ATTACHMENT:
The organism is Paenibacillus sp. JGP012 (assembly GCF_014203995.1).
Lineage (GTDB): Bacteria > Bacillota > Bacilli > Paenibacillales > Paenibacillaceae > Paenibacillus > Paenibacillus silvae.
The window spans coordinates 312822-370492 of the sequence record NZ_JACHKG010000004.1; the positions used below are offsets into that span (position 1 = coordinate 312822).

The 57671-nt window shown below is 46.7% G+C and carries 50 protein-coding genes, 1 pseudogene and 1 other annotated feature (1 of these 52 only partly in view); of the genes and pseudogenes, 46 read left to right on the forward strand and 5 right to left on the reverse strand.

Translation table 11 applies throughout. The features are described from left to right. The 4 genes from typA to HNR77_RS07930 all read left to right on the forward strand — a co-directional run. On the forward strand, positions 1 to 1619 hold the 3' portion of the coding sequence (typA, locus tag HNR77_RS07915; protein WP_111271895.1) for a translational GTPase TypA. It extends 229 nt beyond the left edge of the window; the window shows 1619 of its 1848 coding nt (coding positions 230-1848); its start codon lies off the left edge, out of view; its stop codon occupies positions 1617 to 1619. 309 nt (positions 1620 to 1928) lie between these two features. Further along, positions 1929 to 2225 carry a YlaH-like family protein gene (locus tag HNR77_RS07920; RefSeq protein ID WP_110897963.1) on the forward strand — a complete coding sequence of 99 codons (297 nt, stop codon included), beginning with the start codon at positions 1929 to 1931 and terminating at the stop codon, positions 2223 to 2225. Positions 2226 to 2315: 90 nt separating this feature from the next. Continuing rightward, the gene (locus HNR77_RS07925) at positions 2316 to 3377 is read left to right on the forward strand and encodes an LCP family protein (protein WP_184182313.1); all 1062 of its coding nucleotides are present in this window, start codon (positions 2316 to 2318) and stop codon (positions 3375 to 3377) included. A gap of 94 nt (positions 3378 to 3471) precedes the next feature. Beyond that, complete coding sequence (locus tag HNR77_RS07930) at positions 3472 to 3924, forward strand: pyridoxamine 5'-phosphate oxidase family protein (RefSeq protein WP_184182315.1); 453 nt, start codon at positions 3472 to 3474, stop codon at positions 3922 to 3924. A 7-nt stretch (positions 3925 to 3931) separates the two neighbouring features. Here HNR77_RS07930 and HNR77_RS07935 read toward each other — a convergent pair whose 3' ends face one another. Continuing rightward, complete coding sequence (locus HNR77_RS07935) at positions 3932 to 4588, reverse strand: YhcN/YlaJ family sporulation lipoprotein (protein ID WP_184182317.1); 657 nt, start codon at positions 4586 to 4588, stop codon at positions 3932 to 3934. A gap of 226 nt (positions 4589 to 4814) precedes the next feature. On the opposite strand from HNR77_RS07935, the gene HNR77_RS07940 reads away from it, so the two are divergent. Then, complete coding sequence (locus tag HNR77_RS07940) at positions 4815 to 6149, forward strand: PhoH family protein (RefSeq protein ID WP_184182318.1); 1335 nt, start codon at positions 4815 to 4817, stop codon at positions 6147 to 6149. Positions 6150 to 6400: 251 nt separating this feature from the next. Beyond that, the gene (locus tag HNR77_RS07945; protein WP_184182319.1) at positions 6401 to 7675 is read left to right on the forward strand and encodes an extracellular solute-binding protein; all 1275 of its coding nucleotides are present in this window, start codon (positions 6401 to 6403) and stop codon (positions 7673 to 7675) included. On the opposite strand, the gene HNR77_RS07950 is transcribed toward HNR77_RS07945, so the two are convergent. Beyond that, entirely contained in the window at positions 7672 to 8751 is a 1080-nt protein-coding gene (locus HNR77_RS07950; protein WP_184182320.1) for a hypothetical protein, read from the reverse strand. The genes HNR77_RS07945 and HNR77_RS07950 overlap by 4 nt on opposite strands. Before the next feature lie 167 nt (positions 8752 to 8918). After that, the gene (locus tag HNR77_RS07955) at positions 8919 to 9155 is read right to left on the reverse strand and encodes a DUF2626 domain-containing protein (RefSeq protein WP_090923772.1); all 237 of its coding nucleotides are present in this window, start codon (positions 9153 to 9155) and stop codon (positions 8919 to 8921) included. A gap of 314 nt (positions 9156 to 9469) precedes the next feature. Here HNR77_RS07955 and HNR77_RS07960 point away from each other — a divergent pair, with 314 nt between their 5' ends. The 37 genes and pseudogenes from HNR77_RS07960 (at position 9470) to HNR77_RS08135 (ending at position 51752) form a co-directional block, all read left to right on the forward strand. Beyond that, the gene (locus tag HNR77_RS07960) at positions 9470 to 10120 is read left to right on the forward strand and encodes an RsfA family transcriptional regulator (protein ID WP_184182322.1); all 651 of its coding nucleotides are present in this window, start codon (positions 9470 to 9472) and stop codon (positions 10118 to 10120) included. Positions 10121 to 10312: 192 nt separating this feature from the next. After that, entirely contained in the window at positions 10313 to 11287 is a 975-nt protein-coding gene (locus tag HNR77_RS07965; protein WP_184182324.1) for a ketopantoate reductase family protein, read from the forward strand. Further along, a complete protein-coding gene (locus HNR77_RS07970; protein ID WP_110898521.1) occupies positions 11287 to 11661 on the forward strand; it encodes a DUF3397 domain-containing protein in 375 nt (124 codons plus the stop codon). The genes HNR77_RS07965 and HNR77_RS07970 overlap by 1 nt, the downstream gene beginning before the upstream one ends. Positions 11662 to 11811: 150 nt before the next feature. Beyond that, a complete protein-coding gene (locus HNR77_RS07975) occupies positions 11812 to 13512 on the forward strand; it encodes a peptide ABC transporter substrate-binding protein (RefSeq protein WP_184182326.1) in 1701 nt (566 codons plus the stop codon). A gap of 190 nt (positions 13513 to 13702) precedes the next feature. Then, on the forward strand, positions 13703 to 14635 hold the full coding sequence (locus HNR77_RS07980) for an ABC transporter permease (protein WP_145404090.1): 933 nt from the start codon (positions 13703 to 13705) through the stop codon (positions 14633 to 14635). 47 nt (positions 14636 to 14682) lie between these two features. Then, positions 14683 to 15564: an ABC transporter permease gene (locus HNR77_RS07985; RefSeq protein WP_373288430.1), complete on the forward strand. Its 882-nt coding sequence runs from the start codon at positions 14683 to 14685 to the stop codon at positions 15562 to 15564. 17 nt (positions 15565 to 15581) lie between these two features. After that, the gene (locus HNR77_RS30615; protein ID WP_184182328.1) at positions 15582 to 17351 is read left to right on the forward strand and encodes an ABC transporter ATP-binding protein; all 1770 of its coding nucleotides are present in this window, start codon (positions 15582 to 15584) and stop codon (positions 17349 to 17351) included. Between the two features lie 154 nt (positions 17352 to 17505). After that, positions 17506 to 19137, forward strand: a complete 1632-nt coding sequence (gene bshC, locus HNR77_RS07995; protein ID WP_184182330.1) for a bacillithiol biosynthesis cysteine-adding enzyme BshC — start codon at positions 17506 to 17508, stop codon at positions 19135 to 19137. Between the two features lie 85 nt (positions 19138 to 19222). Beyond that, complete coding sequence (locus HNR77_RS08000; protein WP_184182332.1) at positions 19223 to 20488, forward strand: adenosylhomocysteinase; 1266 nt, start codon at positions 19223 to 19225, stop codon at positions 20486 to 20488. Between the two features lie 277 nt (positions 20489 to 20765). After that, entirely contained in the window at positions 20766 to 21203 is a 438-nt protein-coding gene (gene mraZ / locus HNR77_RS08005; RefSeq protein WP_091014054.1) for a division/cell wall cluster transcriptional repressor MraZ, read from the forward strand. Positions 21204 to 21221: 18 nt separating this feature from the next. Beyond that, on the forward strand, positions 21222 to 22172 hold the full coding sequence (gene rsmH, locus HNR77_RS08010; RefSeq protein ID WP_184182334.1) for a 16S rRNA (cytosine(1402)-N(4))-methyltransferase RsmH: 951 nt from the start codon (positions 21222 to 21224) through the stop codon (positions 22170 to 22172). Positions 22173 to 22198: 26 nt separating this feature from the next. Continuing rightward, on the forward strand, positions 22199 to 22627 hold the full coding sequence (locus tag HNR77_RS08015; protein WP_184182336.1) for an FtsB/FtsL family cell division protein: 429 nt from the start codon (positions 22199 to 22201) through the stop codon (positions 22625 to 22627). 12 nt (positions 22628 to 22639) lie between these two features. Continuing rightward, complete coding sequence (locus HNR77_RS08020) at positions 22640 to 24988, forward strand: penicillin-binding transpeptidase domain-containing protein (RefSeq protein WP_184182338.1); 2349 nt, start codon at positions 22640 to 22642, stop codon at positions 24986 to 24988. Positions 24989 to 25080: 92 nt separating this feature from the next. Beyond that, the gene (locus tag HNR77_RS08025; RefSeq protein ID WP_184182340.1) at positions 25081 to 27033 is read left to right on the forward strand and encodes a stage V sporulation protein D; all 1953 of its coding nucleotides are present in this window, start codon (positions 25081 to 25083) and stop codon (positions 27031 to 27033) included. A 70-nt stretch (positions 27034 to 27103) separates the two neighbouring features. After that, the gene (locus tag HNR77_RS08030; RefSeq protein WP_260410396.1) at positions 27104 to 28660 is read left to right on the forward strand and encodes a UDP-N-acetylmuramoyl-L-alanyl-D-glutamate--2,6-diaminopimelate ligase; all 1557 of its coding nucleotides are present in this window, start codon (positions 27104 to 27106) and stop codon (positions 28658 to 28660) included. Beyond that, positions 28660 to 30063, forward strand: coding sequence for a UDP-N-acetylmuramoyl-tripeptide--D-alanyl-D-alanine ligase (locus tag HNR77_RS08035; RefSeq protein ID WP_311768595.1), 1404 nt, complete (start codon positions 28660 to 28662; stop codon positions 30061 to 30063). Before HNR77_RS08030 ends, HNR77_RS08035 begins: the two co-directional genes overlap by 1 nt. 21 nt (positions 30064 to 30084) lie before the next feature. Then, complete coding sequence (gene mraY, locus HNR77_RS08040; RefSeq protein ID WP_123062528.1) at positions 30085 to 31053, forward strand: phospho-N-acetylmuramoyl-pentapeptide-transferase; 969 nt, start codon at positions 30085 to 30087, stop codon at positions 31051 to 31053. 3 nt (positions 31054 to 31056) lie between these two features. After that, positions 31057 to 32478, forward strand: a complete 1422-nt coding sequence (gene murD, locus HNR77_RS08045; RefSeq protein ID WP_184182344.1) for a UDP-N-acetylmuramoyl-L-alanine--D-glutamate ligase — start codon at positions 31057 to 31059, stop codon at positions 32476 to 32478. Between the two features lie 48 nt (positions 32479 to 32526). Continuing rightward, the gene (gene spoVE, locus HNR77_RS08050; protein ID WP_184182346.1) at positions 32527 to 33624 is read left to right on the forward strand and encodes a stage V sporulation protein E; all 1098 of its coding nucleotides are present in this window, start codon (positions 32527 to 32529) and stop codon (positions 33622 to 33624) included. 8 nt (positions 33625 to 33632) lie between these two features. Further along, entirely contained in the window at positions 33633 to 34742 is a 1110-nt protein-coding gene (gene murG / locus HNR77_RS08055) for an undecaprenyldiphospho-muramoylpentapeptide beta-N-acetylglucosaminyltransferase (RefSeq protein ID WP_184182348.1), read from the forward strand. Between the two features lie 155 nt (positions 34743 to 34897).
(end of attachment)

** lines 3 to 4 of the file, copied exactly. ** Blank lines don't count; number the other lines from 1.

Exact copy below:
The window spans coordinates 312822-370492 of the sequence record NZ_JACHKG010000004.1; the positions used below are offsets into that span (position 1 = coordinate 312822).

The 57671-nt window shown below is 46.7% G+C and carries 50 protein-coding genes, 1 pseudogene and 1 other annotated feature (1 of these 52 only partly in view); of the genes and pseudogenes, 46 read left to right on the forward strand and 5 right to left on the reverse strand.